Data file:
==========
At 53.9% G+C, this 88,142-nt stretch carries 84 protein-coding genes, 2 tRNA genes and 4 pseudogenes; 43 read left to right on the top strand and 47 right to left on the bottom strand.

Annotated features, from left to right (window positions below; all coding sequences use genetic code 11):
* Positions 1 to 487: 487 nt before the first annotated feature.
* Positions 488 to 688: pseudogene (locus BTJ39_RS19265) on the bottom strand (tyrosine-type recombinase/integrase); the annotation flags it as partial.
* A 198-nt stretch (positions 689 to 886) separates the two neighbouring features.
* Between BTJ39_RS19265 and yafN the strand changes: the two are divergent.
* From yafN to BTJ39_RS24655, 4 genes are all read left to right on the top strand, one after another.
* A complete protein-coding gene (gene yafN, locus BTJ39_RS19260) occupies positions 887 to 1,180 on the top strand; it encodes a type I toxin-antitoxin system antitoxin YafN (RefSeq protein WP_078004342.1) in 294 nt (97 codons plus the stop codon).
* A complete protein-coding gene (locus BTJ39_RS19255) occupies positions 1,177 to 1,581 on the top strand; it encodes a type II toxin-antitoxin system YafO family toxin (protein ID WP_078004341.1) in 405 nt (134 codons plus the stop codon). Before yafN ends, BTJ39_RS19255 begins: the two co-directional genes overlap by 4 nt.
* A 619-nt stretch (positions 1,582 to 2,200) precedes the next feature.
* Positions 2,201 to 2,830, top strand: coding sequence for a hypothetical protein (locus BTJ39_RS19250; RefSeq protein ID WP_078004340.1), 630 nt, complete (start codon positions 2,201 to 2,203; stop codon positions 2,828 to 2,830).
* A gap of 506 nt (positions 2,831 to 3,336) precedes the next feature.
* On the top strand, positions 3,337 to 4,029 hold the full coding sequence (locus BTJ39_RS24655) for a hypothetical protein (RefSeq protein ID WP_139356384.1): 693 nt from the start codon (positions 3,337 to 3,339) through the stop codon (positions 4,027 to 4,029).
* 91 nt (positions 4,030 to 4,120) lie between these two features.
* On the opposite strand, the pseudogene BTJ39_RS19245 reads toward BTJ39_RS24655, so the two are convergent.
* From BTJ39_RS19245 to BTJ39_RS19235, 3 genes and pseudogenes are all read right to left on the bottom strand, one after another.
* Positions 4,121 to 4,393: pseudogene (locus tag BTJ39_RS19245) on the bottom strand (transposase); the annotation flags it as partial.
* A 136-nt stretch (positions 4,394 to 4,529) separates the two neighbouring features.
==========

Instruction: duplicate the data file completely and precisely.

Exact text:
At 53.9% G+C, this 88,142-nt stretch carries 84 protein-coding genes, 2 tRNA genes and 4 pseudogenes; 43 read left to right on the top strand and 47 right to left on the bottom strand.

Annotated features, from left to right (window positions below; all coding sequences use genetic code 11):
* Positions 1 to 487: 487 nt before the first annotated feature.
* Positions 488 to 688: pseudogene (locus BTJ39_RS19265) on the bottom strand (tyrosine-type recombinase/integrase); the annotation flags it as partial.
* A 198-nt stretch (positions 689 to 886) separates the two neighbouring features.
* Between BTJ39_RS19265 and yafN the strand changes: the two are divergent.
* From yafN to BTJ39_RS24655, 4 genes are all read left to right on the top strand, one after another.
* A complete protein-coding gene (gene yafN, locus BTJ39_RS19260) occupies positions 887 to 1,180 on the top strand; it encodes a type I toxin-antitoxin system antitoxin YafN (RefSeq protein WP_078004342.1) in 294 nt (97 codons plus the stop codon).
* A complete protein-coding gene (locus BTJ39_RS19255) occupies positions 1,177 to 1,581 on the top strand; it encodes a type II toxin-antitoxin system YafO family toxin (protein ID WP_078004341.1) in 405 nt (134 codons plus the stop codon). Before yafN ends, BTJ39_RS19255 begins: the two co-directional genes overlap by 4 nt.
* A 619-nt stretch (positions 1,582 to 2,200) precedes the next feature.
* Positions 2,201 to 2,830, top strand: coding sequence for a hypothetical protein (locus BTJ39_RS19250; RefSeq protein ID WP_078004340.1), 630 nt, complete (start codon positions 2,201 to 2,203; stop codon positions 2,828 to 2,830).
* A gap of 506 nt (positions 2,831 to 3,336) precedes the next feature.
* On the top strand, positions 3,337 to 4,029 hold the full coding sequence (locus BTJ39_RS24655) for a hypothetical protein (RefSeq protein ID WP_139356384.1): 693 nt from the start codon (positions 3,337 to 3,339) through the stop codon (positions 4,027 to 4,029).
* 91 nt (positions 4,030 to 4,120) lie between these two features.
* On the opposite strand, the pseudogene BTJ39_RS19245 reads toward BTJ39_RS24655, so the two are convergent.
* From BTJ39_RS19245 to BTJ39_RS19235, 3 genes and pseudogenes are all read right to left on the bottom strand, one after another.
* Positions 4,121 to 4,393: pseudogene (locus tag BTJ39_RS19245) on the bottom strand (transposase); the annotation flags it as partial.
* A 136-nt stretch (positions 4,394 to 4,529) separates the two neighbouring features.